It sucks when the Eagles might be on the wrong side of that rule, but it's part of football. If they want to win, don't let a coin toss determine their fate (potentially).

The team that loses the coin toss can also make a play on defense or special teams that allows them to win the game, as was the case with the Rams in this season’s NFC Championship Game.

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1 minute ago, CHIP72 said:

The team that loses the coin toss can also make a play on defense or special teams that allows them to win the game, as was the case with the Rams in this season’s NFC Championship Game.

I also think back to the Cardinals vs the Packers, several years ago.

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4 hours ago, VaBeach_Eagle said:

I also think back to the Cardinals vs the Packers, several years ago.

Matt Hasselbeck approves this message. 

 

:whistle:

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1 minute ago, EagleJoe8 said:

Matt Hasselbeck approves this message. 

 

:whistle:

The year I'm talking about was 2009. Wasn't the Hasselbeck game several years earlier? Maybe 2003 or so?

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Just now, VaBeach_Eagle said:

The year I'm talking about was 2009. Wasn't the Hasselbeck game several years earlier? Maybe 2003 or so?

Yeah, I remember both very well. Just bringing up another incident lol.

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3 minutes ago, EagleJoe8 said:

Yeah, I remember both very well. Just bringing up another incident lol.

Oh ok, if I'd been paying attention, I'd have gotten that... damned Angry Birds Transformers distracting me! lol

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I have long advocated going to College OT, but modifying it for the NFL.

In this version of OT, teams start on the opponent's 40 yard line instead of the 25 as in college.

The first OT you can still kick the extra point, but starting with the second OT you MUST go for two following a TD.  Simple enough.

For the conference title games and Super Bowl ONLY (because of having the extra week between those games and the Super Bowl and the SB obviously being the last game), you could have the teams first play a 20-minute mini-game (two 10-minute halves) that is NOT sudden death with if still tied THEN going to College OT.

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My only change would be that both teams should get the ball on offense. If neither scores a TD, on first drive then it goes the full 15 minutes.  I hate seeing sudden death playoff games decided on OT field goals.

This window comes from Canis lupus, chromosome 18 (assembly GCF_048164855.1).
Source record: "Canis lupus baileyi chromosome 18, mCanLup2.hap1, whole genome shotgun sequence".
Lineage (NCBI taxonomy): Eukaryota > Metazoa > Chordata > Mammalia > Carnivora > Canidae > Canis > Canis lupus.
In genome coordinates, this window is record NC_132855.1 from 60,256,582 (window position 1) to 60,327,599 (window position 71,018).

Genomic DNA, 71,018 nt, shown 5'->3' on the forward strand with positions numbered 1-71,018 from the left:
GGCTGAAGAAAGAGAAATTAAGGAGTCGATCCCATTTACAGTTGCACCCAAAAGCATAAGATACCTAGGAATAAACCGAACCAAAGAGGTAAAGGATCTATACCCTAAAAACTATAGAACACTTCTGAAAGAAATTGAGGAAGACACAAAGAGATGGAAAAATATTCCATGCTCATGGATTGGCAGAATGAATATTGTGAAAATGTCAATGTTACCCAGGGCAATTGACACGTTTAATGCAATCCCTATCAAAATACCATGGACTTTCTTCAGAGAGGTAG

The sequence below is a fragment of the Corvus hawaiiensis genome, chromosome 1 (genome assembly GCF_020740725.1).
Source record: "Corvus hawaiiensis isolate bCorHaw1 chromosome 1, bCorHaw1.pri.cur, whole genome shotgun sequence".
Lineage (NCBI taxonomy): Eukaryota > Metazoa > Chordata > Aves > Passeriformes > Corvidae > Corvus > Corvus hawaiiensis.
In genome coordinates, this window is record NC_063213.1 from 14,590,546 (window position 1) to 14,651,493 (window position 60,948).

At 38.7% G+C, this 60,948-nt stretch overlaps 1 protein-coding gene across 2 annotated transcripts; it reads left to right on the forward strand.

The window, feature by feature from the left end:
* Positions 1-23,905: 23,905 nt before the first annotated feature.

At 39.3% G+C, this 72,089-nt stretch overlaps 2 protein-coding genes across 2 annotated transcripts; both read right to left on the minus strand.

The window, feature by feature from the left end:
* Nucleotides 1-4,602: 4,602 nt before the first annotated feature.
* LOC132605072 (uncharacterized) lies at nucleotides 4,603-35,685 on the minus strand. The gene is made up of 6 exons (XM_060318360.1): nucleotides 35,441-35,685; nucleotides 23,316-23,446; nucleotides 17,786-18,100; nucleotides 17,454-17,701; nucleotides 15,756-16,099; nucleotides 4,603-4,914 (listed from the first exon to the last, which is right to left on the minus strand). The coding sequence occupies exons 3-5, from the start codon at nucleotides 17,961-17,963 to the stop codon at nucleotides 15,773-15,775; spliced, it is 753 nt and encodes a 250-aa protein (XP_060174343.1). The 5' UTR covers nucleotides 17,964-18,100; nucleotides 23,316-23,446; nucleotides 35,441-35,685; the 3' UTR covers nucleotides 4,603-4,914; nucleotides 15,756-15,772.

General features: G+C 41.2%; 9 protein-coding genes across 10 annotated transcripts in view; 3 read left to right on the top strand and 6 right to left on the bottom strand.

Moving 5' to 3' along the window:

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The only downside is the nature of the game itself. Essentially, the OP's proposed format is like basketball's. But the risk of injury, from fatigue or just from playing, is just too great to keep a game potentially going for that long.

Personally, while I'd like to see both teams get a possession, I'm not married to the idea. I don't mind the way it is formatted now.

What I do mind is the coin toss. Why do we still have this archaic near-ritual, based totally on random luck, deciding who gets the ball?

My solution is to either: 1) Earn the right to possess the ball based on Total Net Yards gained during the game (stats are tabulated instantaneously, so it could quickly be determined who won the yardage battle or 2) Home team gets the ball, based on having earned it during the season, just as they earn home field advantage.

 

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On ‎1‎/‎22‎/‎2019 at 1:10 PM, CHIP72 said:

College football’s overtime largely removes special teams play from the game, something I think is a bad thing.

Maybe I've missed them but I don't remember seeing very many punt returns for TD's and definitely not KO returns for TD's.  

To me there is no need for KO's and punts in OT.  Each team gets at least 1 chance and let's decide a winner.  Not sure if there are any but I've never heard any complaints at all about NCAA football's OT rules.

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On 1/22/2019 at 1:10 PM, CHIP72 said:

College football’s overtime largely removes special teams play from the game, something I think is a bad thing.

And is MUCH more fair, which is why it's used in College and also High School football.

As said, modify it for the NFL by starting on the opponent's 40 and require going for two after a TD starting with the second overtime. 

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On 1/27/2019 at 3:08 PM, RepPhilly said:

Maybe I've missed them but I don't remember seeing very many punt returns for TD's and definitely not KO returns for TD's.  

To me there is no need for KO's and punts in OT.  Each team gets at least 1 chance and let's decide a winner.  Not sure if there are any but I've never heard any complaints at all about NCAA football's OT rules.

You’ve never seen fumbles on kickoffs or punts, or punts downed inside the 10 yard line that give a defensive team a chance at a safety or good field position on the next possession if they get a stop?  By eliminating the opening overtime kickoff and all punts, field position considerations are taken out of the equation.